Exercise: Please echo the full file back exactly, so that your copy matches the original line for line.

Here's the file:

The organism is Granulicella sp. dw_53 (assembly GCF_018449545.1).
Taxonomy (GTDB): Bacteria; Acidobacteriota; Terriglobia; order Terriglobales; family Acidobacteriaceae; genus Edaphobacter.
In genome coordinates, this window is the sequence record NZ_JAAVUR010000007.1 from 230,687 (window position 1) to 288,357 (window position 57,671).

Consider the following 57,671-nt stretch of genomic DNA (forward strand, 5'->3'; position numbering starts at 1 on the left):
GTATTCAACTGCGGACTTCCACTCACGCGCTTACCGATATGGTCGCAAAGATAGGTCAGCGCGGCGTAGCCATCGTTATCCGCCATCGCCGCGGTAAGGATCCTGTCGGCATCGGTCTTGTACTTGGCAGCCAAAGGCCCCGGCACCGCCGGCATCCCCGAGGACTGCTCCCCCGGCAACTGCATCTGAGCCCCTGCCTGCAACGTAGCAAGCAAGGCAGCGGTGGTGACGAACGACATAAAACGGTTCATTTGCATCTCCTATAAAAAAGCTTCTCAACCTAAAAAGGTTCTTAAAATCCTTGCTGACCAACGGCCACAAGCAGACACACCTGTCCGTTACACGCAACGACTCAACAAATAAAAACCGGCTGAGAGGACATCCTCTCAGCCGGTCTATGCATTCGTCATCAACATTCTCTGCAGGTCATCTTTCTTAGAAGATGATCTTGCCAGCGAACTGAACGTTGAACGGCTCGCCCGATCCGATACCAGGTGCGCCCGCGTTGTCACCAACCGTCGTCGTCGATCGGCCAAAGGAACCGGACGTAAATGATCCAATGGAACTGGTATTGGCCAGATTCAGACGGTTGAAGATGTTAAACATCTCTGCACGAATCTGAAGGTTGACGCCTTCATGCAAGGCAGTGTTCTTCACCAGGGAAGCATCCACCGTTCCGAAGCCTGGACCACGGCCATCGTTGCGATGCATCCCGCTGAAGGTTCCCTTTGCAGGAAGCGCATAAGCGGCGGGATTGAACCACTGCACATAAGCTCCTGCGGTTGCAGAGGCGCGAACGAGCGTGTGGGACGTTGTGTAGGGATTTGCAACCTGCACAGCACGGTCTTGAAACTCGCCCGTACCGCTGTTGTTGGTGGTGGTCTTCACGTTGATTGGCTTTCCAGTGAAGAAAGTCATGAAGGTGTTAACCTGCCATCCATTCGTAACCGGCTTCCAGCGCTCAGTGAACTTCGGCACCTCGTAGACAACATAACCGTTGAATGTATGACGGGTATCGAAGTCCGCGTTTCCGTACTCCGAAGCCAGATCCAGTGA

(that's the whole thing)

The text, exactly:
The organism is Granulicella sp. dw_53 (assembly GCF_018449545.1).
Taxonomy (GTDB): Bacteria; Acidobacteriota; Terriglobia; order Terriglobales; family Acidobacteriaceae; genus Edaphobacter.
In genome coordinates, this window is the sequence record NZ_JAAVUR010000007.1 from 230,687 (window position 1) to 288,357 (window position 57,671).

Consider the following 57,671-nt stretch of genomic DNA (forward strand, 5'->3'; position numbering starts at 1 on the left):
GTATTCAACTGCGGACTTCCACTCACGCGCTTACCGATATGGTCGCAAAGATAGGTCAGCGCGGCGTAGCCATCGTTATCCGCCATCGCCGCGGTAAGGATCCTGTCGGCATCGGTCTTGTACTTGGCAGCCAAAGGCCCCGGCACCGCCGGCATCCCCGAGGACTGCTCCCCCGGCAACTGCATCTGAGCCCCTGCCTGCAACGTAGCAAGCAAGGCAGCGGTGGTGACGAACGACATAAAACGGTTCATTTGCATCTCCTATAAAAAAGCTTCTCAACCTAAAAAGGTTCTTAAAATCCTTGCTGACCAACGGCCACAAGCAGACACACCTGTCCGTTACACGCAACGACTCAACAAATAAAAACCGGCTGAGAGGACATCCTCTCAGCCGGTCTATGCATTCGTCATCAACATTCTCTGCAGGTCATCTTTCTTAGAAGATGATCTTGCCAGCGAACTGAACGTTGAACGGCTCGCCCGATCCGATACCAGGTGCGCCCGCGTTGTCACCAACCGTCGTCGTCGATCGGCCAAAGGAACCGGACGTAAATGATCCAATGGAACTGGTATTGGCCAGATTCAGACGGTTGAAGATGTTAAACATCTCTGCACGAATCTGAAGGTTGACGCCTTCATGCAAGGCAGTGTTCTTCACCAGGGAAGCATCCACCGTTCCGAAGCCTGGACCACGGCCATCGTTGCGATGCATCCCGCTGAAGGTTCCCTTTGCAGGAAGCGCATAAGCGGCGGGATTGAACCACTGCACATAAGCTCCTGCGGTTGCAGAGGCGCGAACGAGCGTGTGGGACGTTGTGTAGGGATTTGCAACCTGCACAGCACGGTCTTGAAACTCGCCCGTACCGCTGTTGTTGGTGGTGGTCTTCACGTTGATTGGCTTTCCAGTGAAGAAAGTCATGAAGGTGTTAACCTGCCATCCATTCGTAACCGGCTTCCAGCGCTCAGTGAACTTCGGCACCTCGTAGACAACATAACCGTTGAATGTATGACGGGTATCGAAGTCCGCGTTTCCGTACTCCGAAGCCAGATCCAGTGA